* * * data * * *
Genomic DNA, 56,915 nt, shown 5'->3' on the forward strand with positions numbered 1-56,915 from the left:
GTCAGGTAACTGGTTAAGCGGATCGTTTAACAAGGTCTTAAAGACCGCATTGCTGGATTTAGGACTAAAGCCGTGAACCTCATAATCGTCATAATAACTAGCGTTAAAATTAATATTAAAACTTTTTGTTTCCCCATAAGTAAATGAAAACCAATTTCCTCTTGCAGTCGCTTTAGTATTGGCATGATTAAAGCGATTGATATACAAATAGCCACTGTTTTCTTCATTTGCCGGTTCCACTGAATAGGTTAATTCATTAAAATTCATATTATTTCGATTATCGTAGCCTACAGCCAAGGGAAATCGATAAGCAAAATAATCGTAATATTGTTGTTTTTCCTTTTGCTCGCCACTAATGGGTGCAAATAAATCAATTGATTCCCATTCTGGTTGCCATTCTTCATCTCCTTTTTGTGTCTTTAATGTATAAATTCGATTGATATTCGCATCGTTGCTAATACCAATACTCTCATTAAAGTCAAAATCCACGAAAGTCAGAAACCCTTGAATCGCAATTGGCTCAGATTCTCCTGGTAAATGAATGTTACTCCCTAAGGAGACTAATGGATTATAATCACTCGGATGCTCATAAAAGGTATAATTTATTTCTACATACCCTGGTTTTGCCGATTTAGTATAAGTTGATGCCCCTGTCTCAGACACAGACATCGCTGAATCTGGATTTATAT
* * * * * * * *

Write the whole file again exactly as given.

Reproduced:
Genomic DNA, 56,915 nt, shown 5'->3' on the forward strand with positions numbered 1-56,915 from the left:
GTCAGGTAACTGGTTAAGCGGATCGTTTAACAAGGTCTTAAAGACCGCATTGCTGGATTTAGGACTAAAGCCGTGAACCTCATAATCGTCATAATAACTAGCGTTAAAATTAATATTAAAACTTTTTGTTTCCCCATAAGTAAATGAAAACCAATTTCCTCTTGCAGTCGCTTTAGTATTGGCATGATTAAAGCGATTGATATACAAATAGCCACTGTTTTCTTCATTTGCCGGTTCCACTGAATAGGTTAATTCATTAAAATTCATATTATTTCGATTATCGTAGCCTACAGCCAAGGGAAATCGATAAGCAAAATAATCGTAATATTGTTGTTTTTCCTTTTGCTCGCCACTAATGGGTGCAAATAAATCAATTGATTCCCATTCTGGTTGCCATTCTTCATCTCCTTTTTGTGTCTTTAATGTATAAATTCGATTGATATTCGCATCGTTGCTAATACCAATACTCTCATTAAAGTCAAAATCCACGAAAGTCAGAAACCCTTGAATCGCAATTGGCTCAGATTCTCCTGGTAAATGAATGTTACTCCCTAAGGAGACTAATGGATTATAATCACTCGGATGCTCATAAAAGGTATAATTTATTTCTACATACCCTGGTTTTGCCGATTTAGTATAAGTTGATGCCCCTGTCTCAGACACAGACATCGCTGAATCTGGATTTATAT